Barron v. Cate et al

Filing 110

FINDINGS and RECOMMENDATIONS signed by Magistrate Judge Allison Claire on 1/27/2017 RECOMMENDING plaintiff's 102 motion for summary judgment be denied; defendant's 103 motion for summary judgment be granted; and judgment be entered for defendant. Referred to Judge John A. Mendez; Objections to F&R due within 21 days. (Yin, K)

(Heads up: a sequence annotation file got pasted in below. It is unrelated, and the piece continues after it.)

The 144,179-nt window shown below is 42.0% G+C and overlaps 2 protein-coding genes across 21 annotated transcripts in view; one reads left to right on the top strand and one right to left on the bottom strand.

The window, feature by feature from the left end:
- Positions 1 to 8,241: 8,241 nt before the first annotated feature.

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1 2 3 4 5 6 7 8 UNITED STATES DISTRICT COURT 9 FOR THE EASTERN DISTRICT OF CALIFORNIA 10 11 ANTHONY RAUL BARRON, 12 No. 2:11-cv-2678 JAM AC P Plaintiff, 13 v. 14 J. WHITFIELD, 15 FINDINGS AND RECOMMENDATIONS Defendant. 16 17 I. 18 Plaintiff is a former state prisoner1 who proceeds pro se and in forma pauperis with this Introduction 19 civil rights action filed pursuant to 42 U.S.C. § 1983. This action proceeds on plaintiff’s verified 20 Third Amended Complaint (TAC), on plaintiff’s retaliation claim against sole remaining 21 defendant Correctional Officer J. Whitfield.2 See ECF No. 32. The TAC alleges that defendant 22 Whitfield retaliated against plaintiff for exercising his Fifth Amendment right to remain silent at a 23 January 15, 2009 Institutional Classification Committee meeting at California State Prison 24 //// 25 1 26 27 28 Plaintiff was released from prison in September 2016 and currently resides in San Jose, California. 2 By order filed June 10, 2015, all defendants with the exception of defendant Whitfield were dismissed from this action due to plaintiff’s failure to exhaust his administrative remedies. See ECF Nos. 72, 69. 1 Solano, by issuing a false chrono later relied on as a source item in support of plaintiff’s gang 2 validation. 3 Currently pending are the parties’ cross-motions for summary judgment. See ECF Nos. 4 102, 103.3 A hearing was scheduled before the court on January 18, 2017. Deputy Attorney 5 General Janet Hah Chen appeared on behalf of defendant. Plaintiff did not appear. Therefore, the 6 court submitted the parties’ motions for decision on the papers without oral argument. 7 This action is referred to the undersigned United States Magistrate Judge pursuant to 28 8 U.S.C. § 636(b)(1)(B), Local Rule 302(c), and Local General Order No. 262. For the reasons that 9 follow, this court recommends that plaintiff’s motion for summary judgment be denied, and 10 defendant’s motion for summary judgment be granted. 11 II. 12 Summary judgment is appropriate when the moving party “shows that there is no genuine 13 dispute as to any material fact and the movant is entitled to judgment as a matter of law.” Fed. R. 14 Civ. P. 56(a). Under summary judgment practice, the moving party “initially bears the burden of 15 proving the absence of a genuine issue of material fact.” Nursing Home Pension Fund, Local 144 16 v. Oracle Corp. (In re Oracle Corp. Securities Litigation), 627 F.3d 376, 387 (9th Cir. 2010) 17 (citing Celotex Corp. v. Catrett, 477 U.S. 317, 323 (1986)). The moving party may accomplish 18 this by “citing to particular parts of materials in the record, including depositions, documents, 19 electronically stored information, affidavits or declarations, stipulations (including those made for 20 purposes of the motion only), admission, interrogatory answers, or other materials” or by showing 21 that such materials “do not establish the absence or presence of a genuine dispute, or that the 22 adverse party cannot produce admissible evidence to support the fact.” Fed. R. Civ. P. 56 23 (c)(1)(A), (B). 24 Legal Standards for Motions for Summary Judgment When the non-moving party bears the burden of proof at trial, “the moving party need 25 only prove that there is an absence of evidence to support the nonmoving party’s case.” Oracle 26 Corp., 627 F.3d at 387 (citing Celotex, 477 U.S. at 325); see also Fed. R. Civ. P. 56(c)(1)(B). 27 28 3 Each party timely filed an opposition. See ECF Nos. 105, 106. Defendant filed a reply that included his response to the court’s request for further briefing. See ECF Nos. 107, 108. 2 1 Indeed, summary judgment should be entered, after adequate time for discovery and upon motion, 2 against a party who fails to make a showing sufficient to establish the existence of an element 3 essential to that party’s case, and on which that party will bear the burden of proof at trial. See 4 Celotex, 477 U.S. at 322. “[A] complete failure of proof concerning an essential element of the 5 nonmoving party’s case necessarily renders all other facts immaterial.” Id. In such a 6 circumstance, summary judgment should be granted, “so long as whatever is before the district 7 court demonstrates that the standard for entry of summary judgment ... is satisfied.” Id. at 323. 8 If the moving party meets its initial responsibility, the burden then shifts to the opposing 9 party to establish that a genuine issue as to any material fact actually does exist. See Matsushita 10 Elec. Indus. Co. v. Zenith Radio Corp., 475 U.S. 574, 586 (1986). In attempting to establish the 11 existence of this factual dispute, the opposing party may not rely upon the allegations or denials 12 of its pleadings but is required to tender evidence of specific facts in the form of affidavits, and/or 13 admissible discovery material, in support of its contention that the dispute exists. See Fed. R. 14 Civ. P. 56(c)(1); Matsushita, 475 U.S. at 586 n.11. Moreover, “[a] [p]laintiff’s verified complaint 15 may be considered as an affidavit in opposition to summary judgment if it is based on personal 16 knowledge and sets forth specific facts admissible in evidence.” Lopez v. Smith, 203 F.3d 1122, 17 1132 n.14 (9th Cir. 2000) (en banc).4 18 The opposing party must demonstrate that the fact in contention is material, i.e., a fact that 19 might affect the outcome of the suit under the governing law, see Anderson v. Liberty Lobby, 20 Inc., 477 U.S. 242, 248 (1986); T.W. Elec. Serv., Inc. v. Pacific Elec. Contractors Assoc., 809 21 F.2d 626, 630 (9th Cir. 1987), and that the dispute is genuine, i.e., the evidence is such that a 22 4 23 24 25 26 27 28 In addition, in considering a dispositive motion or opposition thereto in the case of a pro se plaintiff, the court does not require formal authentication of the exhibits attached to plaintiff’s verified complaint or opposition. See Fraser v. Goodale, 342 F.3d 1032, 1036 (9th Cir. 2003) (evidence which could be made admissible at trial may be considered on summary judgment); see also Aholelei v. Hawaii Dept. of Public Safety, 220 Fed. Appx. 670, 672 (9th Cir. 2007) (district court abused its discretion in not considering plaintiff’s evidence at summary judgment, “which consisted primarily of litigation and administrative documents involving another prison and letters from other prisoners” which evidence could be made admissible at trial through the other inmates’ testimony at trial); see Ninth Circuit Rule 36-3 (unpublished Ninth Circuit decisions may be cited not for precedent but to indicate how the Court of Appeals may apply existing precedent). 3 1 reasonable jury could return a verdict for the nonmoving party, see Wool v. Tandem Computers, 2 Inc., 818 F.2d 1433, 1436 (9th Cir. 1987). 3 In the endeavor to establish the existence of a factual dispute, the opposing party need not 4 establish a material issue of fact conclusively in its favor. It is sufficient that “the claimed factual 5 dispute be shown to require a jury or judge to resolve the parties’ differing versions of the truth at 6 trial.” T.W. Elec. Serv., 809 F.2d at 631. Thus, the “purpose of summary judgment is to ‘pierce 7 the pleadings and to assess the proof in order to see whether there is a genuine need for trial.’” 8 Matsushita, 475 U .S. at 587 (citations omitted). 9 In evaluating the evidence to determine whether there is a genuine issue of fact,” the court 10 draws “all reasonable inferences supported by the evidence in favor of the non-moving party.” 11 Walls v. Central Costa County Transit Authority, 653 F.3d 963, 966 (9th Cir. 2011) (per curiam). 12 It is the opposing party’s obligation to produce a factual predicate from which the inference may 13 be drawn. See Richards v. Nielsen Freight Lines, 602 F. Supp. 1224, 1244–45 (E.D. Cal. 1985), 14 aff'd, 810 F.2d 898, 902 (9th Cir. 1987). Finally, to demonstrate a genuine issue, the opposing 15 party “must do more than simply show that there is some metaphysical doubt as to the material 16 facts. … Where the record taken as a whole could not lead a rational trier of fact to find for the 17 nonmoving party, there is no ‘genuine issue for trial.’” Matsushita, 475 U.S. at 587 (citation 18 omitted). 19 In applying these rules, district courts must “construe liberally motion papers and 20 pleadings filed by pro se inmates and … avoid applying summary judgment rules strictly.” 21 Thomas v. Ponder, 611 F.3d 1144, 1150 (9th Cir. 2010). However, “[if] a party fails to properly 22 support an assertion of fact or fails to properly address another party’s assertion of fact, as 23 required by Rule 56(c), the court may . . . consider the fact undisputed for purposes of the motion 24 . . . .” Fed. R. Civ. P. 56(e)(2). 25 III. 26 Unless otherwise noted, the following facts are undisputed by the parties5 or as 27 28 5 Facts These facts are taken from Plaintiff’s Statement of Undisputed Facts (PUF), ECF No. 102 at 22-25; Defendant’s Statement of Undisputed Facts (DUF), ECF No. 103-2; Defendant’s 4 1 determined by the court based on a thorough review of the record. $ At all times relevant to this action, plaintiff Anthony Barron was a prisoner in the 2 3 custody of CDCR at California State Prison-Solano (CSP-SOL). 4 $ At all times relevant to this action, defendant was employed by CDCR as a Security & 5 Investigations Correctional Officer in the Institutional Gang Investigation (IGI) Unit at CSP-SOL. 6 Defendant Whitfield’s duties included gathering and documenting information pertinent to 7 suspected inmate gang involvement, including interviewing suspected gang members and 8 associates. Whitfield Decl., ¶¶ 2, 5, 9. $ Prison gangs are a threat to the security of CDCR correctional institutions. 9 10 $ A prisoner’s tattoos may be relied on as source items for validation as a prison gang 11 member or associate, as may conduct that reflects the behavior or business of a gang. See Cal. 12 Code Regs. tit. 15, § 3375.3(a)(4)(B). $ The IGI had determined that the rules and regulations of the Northern Structure/Nuestra 13 14 Raza (NS/NR) prison gang include a prohibition on cooperating with gang investigations, and 15 that inmate refusal to answer questions about gang involvement demonstrates compliance with 16 that rule, known as “Bond Number 7.” Whitfield Decl., ¶¶ 9, 10. $ On January 10, 2009, plaintiff was placed in administrative segregation (Ad Seg) for 17 18 contraband surveillance watch (CSW). $ On January 15, 2009, plaintiff appeared before the Institution Classification Committee 19 20 (ICC) for review of his Ad Seg placement. An officer initially informed plaintiff, while still in 21 his cell on CSW, that he had committee. Plaintiff, who remained in waist and leg restraints, was 22 escorted to the committee room by two officers; he was seated and an officer stood over him. $ The ICC members were seated when plaintiff arrived. The members included the CSP- 23 24 SOL Warden, an associate warden, a facility captain, a doctor, a Correctional Counselor II 25 //// 26 27 28 Response and Objections to PUF, ECF No. 105-1 at 1-5; and Plaintiff’s “Itemized Facts” in response to DUF, ECF No. 106 at 11-3. The court has considered all declarations and exhibits submitted in support of each statement, including pertinent portions of plaintiff’s October 15, 2015 deposition transcript, lodged with the court pursuant to ECF No. 104. 5 1 [CCII], an Ad Seg sergeant, and defendant Whitfield. Pltf. Depo. at 20:23-4; Whitfield Decl., ¶ 2, 2 Ex. 1. 3 4 5 $ Plaintiff described the ICC meeting room as “more like a cubicle that’s set up inside the [Ad Seg] building itself.” Pltf. Depo. at 21:13-7. $ A committee member informed plaintiff of the reasons for his Ad Seg placement, then 6 the committee acted to retain plaintiff’s placement pending completion of his CSW. The 7 committee meeting lasted a total of six or seven minutes. Pltf. Depo. at 23:7-9. 8 $ During the meeting, defendant Whitfield attempted to interview plaintiff about his 9 possible involvement with the Northern Structure/Nuestra Raza (NS/NR) prison gang. This 10 11 12 13 14 15 16 17 18 19 20 21 22 23 24 25 interaction lasted “a minute or two, if that.” Pltf. Depo. at 28:4-7. $ Defendant Whitfield memorialized the attempted interview in a CDC 128B Chrono he authored the same day, January 15, 2009, as follows, see Whitfield Decl., ¶¶ 4-6, Ex. 2: On January 15, 2009, I attempted to interview inmate BARRON, Anthony, F73020, regarding his involvement with the Northern Structure/Nuesrtra [sic] Raza Prison Gang. Inmate Barron stated, “I have no comment.” Inmate BARRON was advised that he was abiding by the rules and regulations of the Northern Structure/Nuerstra [sic] Raza Prison Gang specifically, bond number 7, which states “At no time will an ‘N’ endanger the life of his fellow ‘N’ nor will there be any tolerance for dealing with the K-9 (Institutional Gang Investigator, IGI) or enemy. To do so will be an act of treason.[”] After inmate Barron was advised he still refused to be interviewed. The following was copied verbatim from various inmate kites recovered on July 7, 2006, during an operational search: “HHP” (Housed Hold Policy) at CSP-Solano. At no time will a HHM (House Hold Member) agree to any interview or pose for shots (pictures) with or for IGI/ISU/FBI or any other organizations of law enforcement or administration, nor will we sign any chrono etc. Should we be cuffed by IGI/ISU or cuffed up to talk to the “gooners” (IGI) our statement will be “no comment.” At no time did inmate Barron state, “I am exercising my Fourth and Fifth Amendment Rights.” This 128B should be considered as one source of validation towards Inmate BARRON as a member of the Northern Structure/Nuesrtra [sic] Raza Prison Gang. $ Plaintiff disputes defendant Whitfield’s assertion that plaintiff said, “I have no 26 comment.” See Pltf. Rsps. to DUF #14, at ECF No. 106 at 12; see also Pltf. Depo. at 27:14-5. 27 Plaintiff also disputes defendant’s assertion that plaintiff did not exercise his Fifth Amendment 28 rights (if only implicitly), and defendant’s conclusion that plaintiff was abiding by NS/NR rules 6 1 and regulations. See Pltf. Rsps. to DUF #14, at ECF No. 106 at 12. 2 $ When asked at his deposition, “Did you ever say, I am exercising my fifth amendment 3 right?” during his interview with Whitfield, plaintiff answered, “Not that I recall.” Pltf. Depo at 4 28:11-3. $ Plaintiff relies in part on defendant Whitfield’s responses to plaintiff’s Requests for 5 6 Admissions to recount the parties’ pertinent interaction. Although defendant objected to each of 7 the following requests, and stated that he had no specific recollection, defendant relied on the 8 “Discussion” section of the March 26, 2009 Second Level Review decision addressing plaintiff’s 9 relevant appeal to “admit” each of the following matters in discovery, see Pltf. MSJ, Ex. A, ECF 10 No. 102 at 28-30: 11 RFA 2: RFA 3: RFA 4: RFA 5: RFA 6: RFA 7: 12 13 14 Defendant asked Barron if he had any Tattoos. Barron said “yes.” Defendant asked if he could take pictures of Barron’s tattoos. Barron asked defendant if he had the right to say “no.” Defendant said, “Yeah, I’ll give you that right.” Barron said “ok then, no.” 15 $ Plaintiff also relies on the following facts from the “Discussion” section of plaintiff’s 16 appeal on Second Level Review,6 which followed interviews with both plaintiff and defendant, 17 see PUF, ¶¶ 7-12; Pltf. MSJ, Ex. B, ECF No. 102 at 39:7 18 [O]n January 15, 2009, Officer Whitfield attempted to question appellant of his involvement with the Northern Structure/Nuestra Raza Prison Gang. . . . Officer Whitfield . . . asked appellant if he had any tattoos. Appellant responded “yes.” When asked if they could be photographed, appellant asked if he had a choice. Officer Whitfield asked the appellant the same question again. Appellant replied photos are already in his C-File. Appellant then asked if he had the right to say no. Officer Whitfield said yes, he had that right. Appellant chose to say no to Officer Whitfield’s request to take the photographs. At that time, Officer Whitfield informed 19 20 21 22 23 6 24 25 26 27 28 In light of defendant’s prior reliance on this Second Level Review “Discussion” in responding to plaintiff’s Requests for Admission, defendant’s objections to plaintiff’s reliance on other portions of the Discussion, on hearsay grounds, see ECF No. 105-1 at 3 (Df.’s Response to PUF 8-12), are overruled for purposes of the pending motions. 7 Plaintiff does not rely on the following portion of the Second Level “Discussion” (in italics): [O]n January 15, 2009, Officer Whitfield attempted to question appellant of his involvement with the Northern Structure/Nuestra Raza Prison Gang. Appellant relied with “no comment.” Officer Whitfield then asked appellant if he had any tattoos. . . . 7 1 appellant he was issued a validation point. Appellant’s position is 2 that Officer Whitfield was baiting him to respond unfavorably to incriminate himself. 3 4 $ Plaintiff’s tattoos were previously photographed by prison officials in 2003 and are presumably retained in plaintiff’s central file. Pltf. Depo. at 24:10-25:6. 5 6 7 $ Under prison regulations during the relevant period, three source items were needed to validate an inmate as a member or associate of a prison gang; one source item must be a “direct link.” Lujan Decl., ¶ 6; see Cal. Code Regs. tit. 15, § 3378.2. 8 9 10 11 12 $ On September 3, 2009, a gang validation package for plaintiff was received by CDCR’s Special Services Unit (SSU) from CSP-SOL IGI Lt. R. Soria. Lujan Decl., ¶ 4, Ex. 1. Six source items were included,8 all considered valid and supporting plaintiff’s validation. One of the six items was the January 15, 2009 CDC 128B Chrono authored by defendant Whitfield. Lujan Decl., ¶¶ 7 & 9, Ex. 1. 13 14 15 16 17 18 $ Defendant Whitfield contends that he was not involved in the preparation, submission, or review of plaintiff’s gang validation package and, as an S&I Officer, was not authorized to prepare, submit, or review gang validation packages. Whitfield Decl., ¶ 11. The decision whether to include defendant Whitfield’s January 15, 2009 CDC 128B Chrono in plaintiff’s validation package was made by IGI Lt. Soria. The SSU made the final determination that all of the items in plaintiff’s validation package met validation requirements. Lujan Decl., ¶ 9. 19 20 21 $ Plaintiff disputes defendant’s assertion that he “was not involved in the preparation, submission and/or review of my validation package” on the ground that defendant intended that the chrono he prepared be used in validating plaintiff. See PUF 16, 18; Pltf. Rsps. to DUF 24. 22 23 24 25 $ On October 23, 2009, Plaintiff was validated as an Associate of the Northern Structure prison gang and transferred to the institution’s Security Housing Unit (SHU) for an indeterminate term. Lujan Decl., ¶ 5, Ex. 1. The conditions of the SHU are significantly more restrictive than general population housing. 26 $ Although the January 15, 2009 CDC 128B Chrono authored by defendant Whitfield 27 28 8 Source Items 2 and 3 were supporting documents for Item 1. See Lujan Decl., Ex. 1. 8 1 was included in plaintiff’s validation package, even if it were not plaintiff still would have been 2 validated because only three sources items were required and the “direct link” requirement was 3 met by another source item. Lujan Decl., ¶ 10, Ex. 1. 4 5 $ Plaintiff asserts that each of the source items underlying his validation were illegitimate and “insufficient.” See Pltf. Rsps. to DUFs 21, 25. 6 IV. 7 Plaintiff contends that the Fifth Amendment guaranteed his right to remain silent under Discussion 8 the circumstances; defendant prepared the subject chrono in retaliation for plaintiff’s exercise of 9 his constitutional rights; and defendant’s preparation of the chrono was not supported by a 10 legitimate penological goal. Defendant contends that no Fifth Amendment right attached to the 11 questioning of plaintiff; a legitimate penological goal justified defendant’s writing of the chrono; 12 and, even assuming plaintiff had a Fifth Amendment right to remain silent, plaintiff has failed to 13 demonstrate that defendant’s preparation of the chrono was motivated by plaintiff’s exercise of 14 his constitutional rights. Alternatively, defendant contends that he is entitled to qualified 15 immunity. 16 17 A. Legal Standards for Retaliation Claim “Within the prison context, a viable claim of First Amendment retaliation entails five 18 basic elements: (1) An assertion that a state actor took some adverse action against an inmate 19 (2) because of (3) that prisoner’s protected conduct, and that such action (4) chilled the inmate’s 20 exercise of his First Amendment rights, and (5) the action did not reasonably advance a legitimate 21 correctional goal.” Rhodes v. Robinson, 408 F.3d 559, 567-68 (9th Cir. 2005) (fn. and citations 22 omitted). Direct and tangible harm will support a First Amendment retaliation claim even 23 without demonstration of a chilling effect on the further exercise of a prisoner’s First Amendment 24 rights. Rhodes at 568 n.11. “[A] plaintiff who fails to allege a chilling effect may still state a 25 claim if he alleges he suffered some other harm” as a retaliatory adverse action. Brodheim v. 26 Cry, 584 F.3d 1262, 1269 (9th Cir. 2009) (citing Rhodes at 568, n.11). 27 28 The alleged adverse action need not itself be an independent constitutional violation. Pratt v. Rowland, 65 F.3d 802, 806 (1995) (to prevail on a retaliation claim, plaintiff need not 9 1 “establish an independent constitutional interest” was violated); see also Hines v. Gomez, 108 2 F.3d 265, 268 (9th Cir.1997) (upholding jury determination of retaliation based on filing of a 3 false rules violation report); Rizzo v. Dawson, 778 F.2d 527, 531 (transfer of prisoner to a 4 different prison constituted adverse action for purposes of retaliation claim). “[T]he mere threat 5 of harm can be an adverse action.” Brodheim, 584 F.3d at 1270 (original emphasis); accord, 6 Watison v. Carter, 668 F.3d 1108, 1114 (9th Cir. 2012). Thus, the interest asserted in a retaliation 7 claim is the right to be free of conditions that would not have been imposed but for the alleged 8 retaliatory motive. However, not every allegedly adverse action will support a retaliation claim. 9 See e.g. Huskey v. City of San Jose, 204 F.3d 893, 899 (9th Cir. 2000) (retaliation claim cannot 10 rest on “the logical fallacy of post hoc, ergo propter hoc, literally, ‘after this, therefore because of 11 this’”) (citation omitted). 12 To sustain a retaliation claim, plaintiff must plead facts that support a reasonable inference 13 that plaintiff’s exercise of his constitutionally protected rights was the “substantial” or 14 “motivating” factor behind the defendant’s challenged conduct. See Soranno’s Gasco, Inc. v. 15 Morgan, 874 F.2d 1310, 1314 (9th Cir. 1989) (citing Mt. Healthy City School Dist. Bd. of Educ. 16 v. Doyle, 419 U.S. 274, 287 (1977). Plaintiff must also plead facts which suggest an absence of 17 legitimate correctional goals for the challenged conduct. Pratt, 65 F.3d at 806 (citing Rizzo, 778 18 F.2d at 532). Mere allegations of retaliatory motive or conduct will not suffice. A prisoner must 19 “allege specific facts showing retaliation because of the exercise of the prisoner’s constitutional 20 rights.” Frazier v. Dubois, 922 F.2d 560, 562 n.1 (10th Cir. 1990). Where an adverse action 21 occurs shortly after the protected conduct, we have held that the timing creates an inference of 22 retaliatory motive. Bruce v. Ylst, 351 F.3d 1283, 1288 (9th Cir. 2003) (“‘[T]iming can properly 23 be considered as circumstantial evidence of retaliatory intent’” (quoting Pratt, 65 F.3d at 805)); 24 see also Soranno’s Gasco, 874 F.2d at 1316. 25 B. Analysis 26 For the reasons set forth below, the court finds that the evidence fails to support a 27 reasonable inference that defendant’s preparation of the subject chrono was motivated by 28 plaintiff’s exercise of his constitutional rights. Rather, the evidence demonstrates that defendant 10 1 reasonably construed plaintiff’s silence as behavior consistent with the rules and regulations of 2 the Northern Structure/Nuestra Raza prison gang, and his documentation of this assessment 3 advanced a legitimate penological goal. 4 In the following discussion, the court initially addresses the evidence that supports 5 plaintiff’s retaliation claim, then turns to the remaining elements of the claim that are unsupported 6 by the evidence. 7 i. 8 9 Adverse Action The parties do not dispute that defendant’s challenged conduct was an “adverse action” supporting the first element of plaintiff’s retaliation claim. Defendant’s took “adverse action” by 10 authoring of the CDC 128B Chrono on January 15, 2009 immediately following his interaction 11 with plaintiff at the ICC hearing, in which he found that plaintiff’s refusal to be interviewed 12 regarding his possible involvement with the Northern Structure/Nuestra Raza prison gang was 13 itself evidence that plaintiff was abiding by the gang’s rules of silence, and should be considered 14 as one source item in support of plaintiff’s validation as a member of the gang. Subsequently, 15 this chrono became part of the evidentiary record relied on to validate plaintiff as an Associate of 16 the Northern Structure prison gang. 17 ii. 18 Protected Conduct Plaintiff contends that his refusal to answer defendant’s questions at the ICC hearing 19 reflected the exercise of his Fifth Amendment privilege against self-incrimination/right to remain 20 silent, citing Miranda v. Arizona, 384 U.S. 436, 439 (1966), and thus was constitutionally 21 protected conduct. At screening, District Judge John A. Mendez, agreed. See ECF No. 29 at 6-8. 22 His assessment is consistent with the decisions of other judges in different cases presenting the 23 same issue.9 24 9 25 26 27 28 See e.g. Bridges v. Hubbard, 2013 WL 3773886, at *9 (E.D. Cal. July 17, 2013) (finding “protected conduct” for purposes of a retaliation claim in the plaintiff’s exercise of “both his First Amendment right not to speak in response to defendant[]’s questions and his Fifth Amendment right against self-incrimination”),report and recommendation adopted, 2013 WL 5230239 (E.D. Cal. Sept.16, 2013) (Case No. 2:09-cv-0940 TLN DAD P); accord, Powell v. Wilner, 2009 WL 840756, at *10 (D. Colo. Mar. 30, 2009) (finding that plaintiff exercised his “First Amendment right not to speak and Fifth Amendment right against self-incrimination”); cf., Mendia v. Garcia, 11 1 Defendant vigorously maintains that no constitutional right attached to plaintiff’s conduct 2 at the ICC hearing, principally on the ground that plaintiff was not being interrogated about, or 3 charged with, a crime. However, because this court finds that plaintiff’s retaliation claim is 4 unsupported in other ways, the undersigned concludes that the nature of plaintiff’s conduct should 5 not be revisited. 6 Accordingly, for purposes of the instant motions, this court applies the “law of the case” 7 doctrine and accepts as settled the determination that, under the circumstances presented here, 8 plaintiff’s refusal to answer defendant’s questions or have his tattoos photographed at the ICC 9 hearing reflected the exercise of his Fifth Amendment right to remain silent. See Agonstini v. 10 Felton, 521 U.S. 203, 236 (1997) (“Under [the law of the case] doctrine, a court should not 11 reopen issues decided in earlier stages of the same litigation” unless the prior decision was clearly 12 erroneous and would result in manifest injustice.). 13 iii. Chilling of First Amendment Rights/Actual Harm 14 Ninth Circuit case law requires the chilling of First Amendment rights to support a 15 prisoner retaliation claim. See Rhodes, 408 F.3d at 567-68. Plaintiff contends that he was 16 tangibly harmed by defendant’s authoring of the subject chrono. Plaintiff also contends that 17 “defendant’s advisements before continuing to question Barron were intended to ‘discourage’ 18 silence, and/or ‘influence’ compliance. The threat did not linger in the air. It was executed. It 19 was used to label Barron a security threat, and to transfer him to the SHU where he lost 20 privileges, personal property, and vocational training.” ECF No. 102 at 18 (internal citations 21 omitted). 22 “[T]he proper First Amendment inquiry asks whether an official’s acts would chill or 23 silence a person of ordinary firmness from future First Amendment activities.” Rhodes, 408 F.3d 24 at 567-68 (citation, internal quotation marks and emphasis omitted). Significantly, “harm that is 25 more than minimal will almost always have a chilling effect. Alleging harm and alleging the 26 27 28 2016 WL 2654327, at *8 n.4 and related text (N.D. Cal. May 10, 2016) (finding that plaintiff failed to state a “Fifth Amendment right to remain silent” claim because he had “not alleged a custodial interrogation,” but did state a “First Amendment . . . right not to speak, as supported in Bridges”). 12 1 chilling effect would seem under the circumstances to be no more than a nicety.” Id. at 567 n.11 2 (original emphasis ) (citation omitted). 3 Defendant does not directly address whether the evidence satisfies this element of 4 plaintiff’s retaliation claim. This absence of argument, together with plaintiff’s demonstrated 5 harm, supports the finding that this element is undisputed. 6 7 iv. Advancement of Legitimate Correctional Goal To sustain a retaliation claim, plaintiff must introduce evidence demonstrating that the 8 adverse action taken by defendant “did not reasonably advance a legitimate correctional goal.” 9 Rhodes, 408 F.3d at 568. Plaintiff bears the burden of proving the absence of legitimate 10 correctional goals for defendant’s challenged conduct. See Pratt, 65 F.3d at 806 (citing Rizzo, 11 778 F.2d at 532). 12 Plaintiff’s concession that the identification and control of prison gang activity is a 13 legitimate correctional goal of CDCR and its employees supports a finding that defendant’s 14 authoring of the subject chrono advanced a legitimate penological goal. Plaintiff’s efforts to 15 refute this finding are premised on his allegations concerning defendant’s motivation for 16 authoring the chrono, not on the ground that the chrono lacked a legitimate correctional objective. 17 Therefore, the court finds this element undisputed in defendant’s favor. 18 19 v. Defendant’s Motivation The remaining inquiry is whether plaintiff has submitted evidence demonstrating that the 20 exercise of his constitutional rights, rather than a legitimate penological objective, was the 21 primary or substantial motivation for defendant’s preparation of the subject chrono. Plaintiff 22 contends that defendant prepared the subject chrono “because of” plaintiff’s exercise of his 23 constitutional right to remain silent. Defendant contends that he prepared the chrono “because 24 of” plaintiff’s adherence to Northern Structure prison gang rules of silence. 25 To survive summary judgment on a retaliation claim, plaintiff must present evidence that 26 supports a reasonable inference that plaintiff’s exercise of his constitutionally protected rights 27 was the “substantial” or “motivating” factor behind the defendant’s challenged conduct. 28 Soranno’s Gasco, 874 F.2d at 1314. Mere conclusions of hypothetical retaliation will not suffice. 13 1 Plaintiff must present evidence showing that defendant’s response was “because” plaintiff 2 exercised his constitutional rights. Frazier, 922 F.2d at 562 n.1. 3 “To raise a triable issue as to motive, [plaintiff] must offer ‘either direct evidence of 4 retaliatory motive or at least one of three general types of circumstantial evidence [of that 5 motive].’” McCollum v. CDCR, 647 F.3d 870, 882 (9th Cir. 2011) (quoting Allen v. Iranon, 283 6 F.3d 1070, 1077 (9th Cir. 2002) (second brackets in original). These three types of circumstantial 7 evidence are: (1) proximity in time between the protected conduct and the alleged retaliation; 8 (2) defendant’s expressed opposition to the protected conduct; and (3) any other evidence 9 demonstrating that defendant’s asserted reasons for his adverse action were false or pretextual. 10 McCollum, 647 F.3d at 882 (citing Allen, 283 F.3d at 1077). 11 Applying this analysis, the court finds no direct evidence of retaliatory motive in this case. 12 The only circumstantial evidence supporting an inference of retaliatory motive is the proximity in 13 time between plaintiff’s protected conduct and defendant’s alleged retaliation. Specifically, 14 defendant authored the challenged 128 B Chrono on the same day that plaintiff exercised his right 15 to remain silent. 16 Plaintiff has offered no evidence of the second type of relevant circumstance, defendant’s 17 expressed opposition to plaintiff’s protected conduct. On the contrary, the record demonstrates 18 that defendant expressly acknowledged to plaintiff at the ICC hearing that he had the right to 19 refuse photographs. Although defendant informed plaintiff that his silence would be counted as a 20 validation point because consistent with the rules of the Northern Structure/Nuestra Raza prison 21 gang, this consequence was required by prison regulations and defendant’s professional 22 responsibilities. Defendant did not express opposition to plaintiff’s silence per se, but rather 23 informed plaintiff that his silence evidenced gang activity that defendant was required to 24 document. Plaintiff has submitted no evidence supporting a contrary inference. 25 Nor has plaintiff identified any circumstances supporting an inference that defendant’s 26 asserted reason for his adverse action was pretextual. Plaintiff’s arguments on this point rest 27 entirely on conjecture. See Pltf. Mtn., ECF No. 102 at 19; Pltf. Oppo., ECF No. 106 at 4-5. 28 //// 14 1 Accordingly, the court finds that the circumstantial evidence of retaliatory motive 2 reflected in the timing of defendant’s challenged conduct is both objectively weak and 3 outweighed by (1) the absence of any evidence that defendant opposed plaintiff’s conduct, and (2) 4 the existence of regulations and investigatory practices of general application that directed 5 defendant to take the challenged adverse action. On this basis, the court finds that plaintiff has 6 failed to support the causation element of his retaliation claim. 7 8 9 vi. Summary of Evidence on Retaliation Claim In summary, the court finds that three of the five elements of plaintiff’s retaliation claim are undisputed by the parties and/or supported by the evidence: (1) plaintiff engaged in protected 10 conduct, (2) after which defendant took the adverse action of preparing the subject chrono, and 11 (3) this adverse action chilled the further exercise of plaintiff’s First Amendment rights. 12 However, the court finds that the evidence fails to support a reasonable inference that defendant’s 13 action was motivated by plaintiff’s protected conduct or failed to advance a legitimate 14 correctional goal. In the absence of evidence supporting a reasonable inference in favor of 15 plaintiff on each of the five elements of his retaliation claim, summary judgment must be granted 16 in favor of defendant. 17 18 C. Qualified Immunity Alternatively, defendant seeks summary judgment based on qualified immunity. The 19 qualified immunity analysis involves two inquiries: whether the facts alleged by plaintiff 20 establish a constitutional violation, and whether the right at issue was clearly established at that 21 time. Saucier v. Katz, 533 U.S. 194, 201 (2001). “[T]he prohibition against retaliatory 22 punishment is ‘clearly established law’ in the Ninth Circuit, for qualified immunity purposes.” 23 Pratt, 65 F.3d at 806. Because the undersigned finds that plaintiff has not demonstrated a 24 constitutional violation of his rights, this court need not reach defendant’s qualified immunity 25 defense. 26 V. 27 For the foregoing reasons, IT IS HEREBY RECOMMENDED that: 28 1. Plaintiff’s motion for summary judgment, ECF No. 102, be denied; Conclusion 15 1 2. Defendant’s motion for summary judgment, ECF No. 103, be granted; and 2 3. Judgment be entered for defendant. 3 These findings and recommendations are submitted to the United States District Judge 4 assigned to this case, pursuant to the provisions of 28 U.S.C. § 636(b)(l). Within twenty-one days 5 after being served with these findings and recommendations, any party may file written 6 objections with the court and serve a copy on all parties. Such a document should be captioned 7 “Objections to Magistrate Judge’s Findings and Recommendations.” The parties are advised that 8 failure to file objections within the specified time may waive the right to appeal the District 9 Court’s order. Martinez v. Ylst, 951 F.2d 1153 (9th Cir. 1991). 10 DATED: January 27, 2017 11 12 13 14 15 16 17 18 19 20 21 22 23 24 25 26 27 28 16